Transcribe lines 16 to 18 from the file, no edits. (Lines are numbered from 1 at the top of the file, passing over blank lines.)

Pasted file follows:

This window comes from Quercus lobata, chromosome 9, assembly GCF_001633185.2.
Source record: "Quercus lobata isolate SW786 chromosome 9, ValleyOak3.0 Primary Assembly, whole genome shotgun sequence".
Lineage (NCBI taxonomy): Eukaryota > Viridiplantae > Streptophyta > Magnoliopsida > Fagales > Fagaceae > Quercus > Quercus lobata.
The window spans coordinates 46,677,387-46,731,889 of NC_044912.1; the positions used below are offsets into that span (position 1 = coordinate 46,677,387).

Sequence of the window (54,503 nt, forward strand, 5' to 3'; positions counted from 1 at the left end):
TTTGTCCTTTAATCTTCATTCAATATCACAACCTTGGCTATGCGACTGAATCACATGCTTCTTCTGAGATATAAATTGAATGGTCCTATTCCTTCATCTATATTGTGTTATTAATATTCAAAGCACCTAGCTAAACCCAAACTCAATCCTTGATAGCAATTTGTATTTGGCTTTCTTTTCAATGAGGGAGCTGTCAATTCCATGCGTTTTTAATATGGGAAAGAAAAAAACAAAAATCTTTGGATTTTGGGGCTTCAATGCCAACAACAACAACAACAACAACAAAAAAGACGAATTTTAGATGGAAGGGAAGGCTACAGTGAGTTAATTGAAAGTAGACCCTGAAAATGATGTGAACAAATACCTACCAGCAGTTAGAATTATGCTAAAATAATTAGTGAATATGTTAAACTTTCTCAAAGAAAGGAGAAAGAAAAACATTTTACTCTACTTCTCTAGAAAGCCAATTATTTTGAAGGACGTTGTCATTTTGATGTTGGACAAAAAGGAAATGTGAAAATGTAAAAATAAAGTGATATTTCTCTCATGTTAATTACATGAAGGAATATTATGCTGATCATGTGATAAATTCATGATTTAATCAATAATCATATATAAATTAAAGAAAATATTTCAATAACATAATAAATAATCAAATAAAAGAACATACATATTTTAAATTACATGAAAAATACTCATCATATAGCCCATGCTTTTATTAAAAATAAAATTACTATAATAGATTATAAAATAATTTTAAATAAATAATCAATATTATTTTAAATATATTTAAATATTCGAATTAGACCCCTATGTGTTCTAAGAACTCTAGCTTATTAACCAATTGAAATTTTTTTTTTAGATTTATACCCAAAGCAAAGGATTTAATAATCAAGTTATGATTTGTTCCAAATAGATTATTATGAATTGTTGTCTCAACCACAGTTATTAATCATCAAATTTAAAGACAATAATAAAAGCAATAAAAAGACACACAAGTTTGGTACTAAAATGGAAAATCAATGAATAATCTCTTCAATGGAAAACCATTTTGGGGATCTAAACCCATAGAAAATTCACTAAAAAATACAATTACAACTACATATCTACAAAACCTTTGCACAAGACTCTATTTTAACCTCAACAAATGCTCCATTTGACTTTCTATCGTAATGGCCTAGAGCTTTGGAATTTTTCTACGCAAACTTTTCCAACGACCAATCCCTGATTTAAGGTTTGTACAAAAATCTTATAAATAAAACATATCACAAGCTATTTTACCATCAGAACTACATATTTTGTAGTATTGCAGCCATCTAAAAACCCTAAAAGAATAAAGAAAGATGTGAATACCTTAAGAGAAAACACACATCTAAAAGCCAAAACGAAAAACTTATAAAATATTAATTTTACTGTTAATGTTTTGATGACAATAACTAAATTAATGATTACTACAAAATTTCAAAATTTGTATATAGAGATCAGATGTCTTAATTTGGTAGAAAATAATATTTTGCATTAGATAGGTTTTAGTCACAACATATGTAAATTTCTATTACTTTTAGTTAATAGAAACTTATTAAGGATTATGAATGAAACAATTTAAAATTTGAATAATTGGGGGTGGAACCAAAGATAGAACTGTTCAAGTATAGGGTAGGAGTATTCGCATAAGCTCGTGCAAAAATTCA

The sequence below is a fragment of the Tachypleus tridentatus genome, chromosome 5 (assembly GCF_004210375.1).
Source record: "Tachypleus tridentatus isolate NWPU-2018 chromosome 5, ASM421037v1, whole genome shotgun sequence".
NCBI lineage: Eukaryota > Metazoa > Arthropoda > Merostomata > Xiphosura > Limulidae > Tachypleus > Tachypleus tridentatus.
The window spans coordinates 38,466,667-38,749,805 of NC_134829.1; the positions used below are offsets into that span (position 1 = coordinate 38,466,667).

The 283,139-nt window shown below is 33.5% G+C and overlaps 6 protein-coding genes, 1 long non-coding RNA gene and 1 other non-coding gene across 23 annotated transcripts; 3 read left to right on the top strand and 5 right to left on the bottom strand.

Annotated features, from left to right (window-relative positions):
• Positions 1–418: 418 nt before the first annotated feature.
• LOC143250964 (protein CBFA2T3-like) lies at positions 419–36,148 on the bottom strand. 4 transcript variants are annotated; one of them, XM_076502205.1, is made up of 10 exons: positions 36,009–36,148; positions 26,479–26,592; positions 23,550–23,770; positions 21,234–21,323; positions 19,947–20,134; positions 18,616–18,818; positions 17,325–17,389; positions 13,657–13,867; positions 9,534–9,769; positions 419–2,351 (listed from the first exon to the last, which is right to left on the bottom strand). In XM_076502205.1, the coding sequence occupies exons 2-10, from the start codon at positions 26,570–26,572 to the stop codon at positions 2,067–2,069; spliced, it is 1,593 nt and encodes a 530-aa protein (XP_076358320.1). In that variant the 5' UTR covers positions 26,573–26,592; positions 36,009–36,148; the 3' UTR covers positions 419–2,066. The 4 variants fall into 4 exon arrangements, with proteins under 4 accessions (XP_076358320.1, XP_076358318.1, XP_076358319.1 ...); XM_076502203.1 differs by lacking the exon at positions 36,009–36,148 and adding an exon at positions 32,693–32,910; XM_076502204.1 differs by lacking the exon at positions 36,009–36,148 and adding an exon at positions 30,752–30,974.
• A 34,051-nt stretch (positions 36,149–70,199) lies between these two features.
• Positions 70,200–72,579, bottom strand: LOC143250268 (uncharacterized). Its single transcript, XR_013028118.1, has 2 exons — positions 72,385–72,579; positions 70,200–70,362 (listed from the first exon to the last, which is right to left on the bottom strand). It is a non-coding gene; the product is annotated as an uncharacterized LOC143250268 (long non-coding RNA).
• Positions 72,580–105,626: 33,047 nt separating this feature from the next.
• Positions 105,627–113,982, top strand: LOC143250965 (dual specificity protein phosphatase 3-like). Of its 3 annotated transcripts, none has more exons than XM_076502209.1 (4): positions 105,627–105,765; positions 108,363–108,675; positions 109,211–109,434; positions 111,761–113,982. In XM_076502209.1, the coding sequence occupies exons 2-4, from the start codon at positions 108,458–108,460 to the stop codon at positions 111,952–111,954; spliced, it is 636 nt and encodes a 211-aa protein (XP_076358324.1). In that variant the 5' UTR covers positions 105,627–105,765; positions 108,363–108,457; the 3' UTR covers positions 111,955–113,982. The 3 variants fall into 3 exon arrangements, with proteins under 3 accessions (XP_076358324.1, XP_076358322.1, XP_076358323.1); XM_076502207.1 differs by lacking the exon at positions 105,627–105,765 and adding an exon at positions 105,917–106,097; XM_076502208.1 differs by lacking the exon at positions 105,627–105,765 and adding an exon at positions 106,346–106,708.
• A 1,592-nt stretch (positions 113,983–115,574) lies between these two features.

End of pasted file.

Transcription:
• Positions 70,200–72,579, bottom strand: LOC143250268 (uncharacterized). Its single transcript, XR_013028118.1, has 2 exons — positions 72,385–72,579; positions 70,200–70,362 (listed from the first exon to the last, which is right to left on the bottom strand). It is a non-coding gene; the product is annotated as an uncharacterized LOC143250268 (long non-coding RNA).
• Positions 72,580–105,626: 33,047 nt separating this feature from the next.
• Positions 105,627–113,982, top strand: LOC143250965 (dual specificity protein phosphatase 3-like). Of its 3 annotated transcripts, none has more exons than XM_076502209.1 (4): positions 105,627–105,765; positions 108,363–108,675; positions 109,211–109,434; positions 111,761–113,982. In XM_076502209.1, the coding sequence occupies exons 2-4, from the start codon at positions 108,458–108,460 to the stop codon at positions 111,952–111,954; spliced, it is 636 nt and encodes a 211-aa protein (XP_076358324.1). In that variant the 5' UTR covers positions 105,627–105,765; positions 108,363–108,457; the 3' UTR covers positions 111,955–113,982. The 3 variants fall into 3 exon arrangements, with proteins under 3 accessions (XP_076358324.1, XP_076358322.1, XP_076358323.1); XM_076502207.1 differs by lacking the exon at positions 105,627–105,765 and adding an exon at positions 105,917–106,097; XM_076502208.1 differs by lacking the exon at positions 105,627–105,765 and adding an exon at positions 106,346–106,708.